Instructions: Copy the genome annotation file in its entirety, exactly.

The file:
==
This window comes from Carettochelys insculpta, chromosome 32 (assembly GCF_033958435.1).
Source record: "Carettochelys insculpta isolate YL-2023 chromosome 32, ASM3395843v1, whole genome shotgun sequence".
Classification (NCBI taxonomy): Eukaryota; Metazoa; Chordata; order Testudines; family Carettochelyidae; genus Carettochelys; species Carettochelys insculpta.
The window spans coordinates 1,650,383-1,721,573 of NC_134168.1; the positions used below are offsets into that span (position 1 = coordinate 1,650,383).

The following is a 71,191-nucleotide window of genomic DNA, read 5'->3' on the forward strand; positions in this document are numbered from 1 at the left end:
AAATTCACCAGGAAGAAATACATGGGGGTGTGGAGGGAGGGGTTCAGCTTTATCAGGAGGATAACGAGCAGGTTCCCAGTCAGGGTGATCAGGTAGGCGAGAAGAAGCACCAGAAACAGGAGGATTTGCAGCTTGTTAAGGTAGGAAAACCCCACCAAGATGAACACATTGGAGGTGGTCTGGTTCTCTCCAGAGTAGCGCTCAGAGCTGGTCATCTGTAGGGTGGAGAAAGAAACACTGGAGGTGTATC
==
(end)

This window comes from Carettochelys insculpta, chromosome 32 (assembly GCF_033958435.1).
Source record: "Carettochelys insculpta isolate YL-2023 chromosome 32, ASM3395843v1, whole genome shotgun sequence".
Classification (NCBI taxonomy): Eukaryota; Metazoa; Chordata; order Testudines; family Carettochelyidae; genus Carettochelys; species Carettochelys insculpta.
The window spans coordinates 1,650,383-1,721,573 of NC_134168.1; the positions used below are offsets into that span (position 1 = coordinate 1,650,383).

The following is a 71,191-nucleotide window of genomic DNA, read 5'->3' on the forward strand; positions in this document are numbered from 1 at the left end:
AAATTCACCAGGAAGAAATACATGGGGGTGTGGAGGGAGGGGTTCAGCTTTATCAGGAGGATAACGAGCAGGTTCCCAGTCAGGGTGATCAGGTAGGCGAGAAGAAGCACCAGAAACAGGAGGATTTGCAGCTTGTTAAGGTAGGAAAACCCCACCAAGATGAACACATTGGAGGTGGTCTGGTTCTCTCCAGAGTAGCGCTCAGAGCTGGTCATCTGTAGGGTGGAGAAAGAAACACTGGAGGTGTATC